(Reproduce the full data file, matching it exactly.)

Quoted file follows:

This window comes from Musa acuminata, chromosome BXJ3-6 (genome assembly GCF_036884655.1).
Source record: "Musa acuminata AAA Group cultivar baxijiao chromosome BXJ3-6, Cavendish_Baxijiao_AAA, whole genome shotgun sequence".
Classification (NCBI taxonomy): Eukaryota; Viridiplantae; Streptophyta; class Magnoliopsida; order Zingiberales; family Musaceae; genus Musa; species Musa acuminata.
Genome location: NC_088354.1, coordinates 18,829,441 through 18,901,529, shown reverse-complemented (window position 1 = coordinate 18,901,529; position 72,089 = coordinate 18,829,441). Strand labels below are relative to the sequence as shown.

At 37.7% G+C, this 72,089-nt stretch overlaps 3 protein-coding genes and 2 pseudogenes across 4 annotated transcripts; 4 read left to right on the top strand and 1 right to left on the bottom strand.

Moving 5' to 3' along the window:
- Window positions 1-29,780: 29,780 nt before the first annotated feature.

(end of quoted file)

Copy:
This window comes from Musa acuminata, chromosome BXJ3-6 (genome assembly GCF_036884655.1).
Source record: "Musa acuminata AAA Group cultivar baxijiao chromosome BXJ3-6, Cavendish_Baxijiao_AAA, whole genome shotgun sequence".
Classification (NCBI taxonomy): Eukaryota; Viridiplantae; Streptophyta; class Magnoliopsida; order Zingiberales; family Musaceae; genus Musa; species Musa acuminata.
Genome location: NC_088354.1, coordinates 18,829,441 through 18,901,529, shown reverse-complemented (window position 1 = coordinate 18,901,529; position 72,089 = coordinate 18,829,441). Strand labels below are relative to the sequence as shown.

At 37.7% G+C, this 72,089-nt stretch overlaps 3 protein-coding genes and 2 pseudogenes across 4 annotated transcripts; 4 read left to right on the top strand and 1 right to left on the bottom strand.

Moving 5' to 3' along the window:
- Window positions 1-29,780: 29,780 nt before the first annotated feature.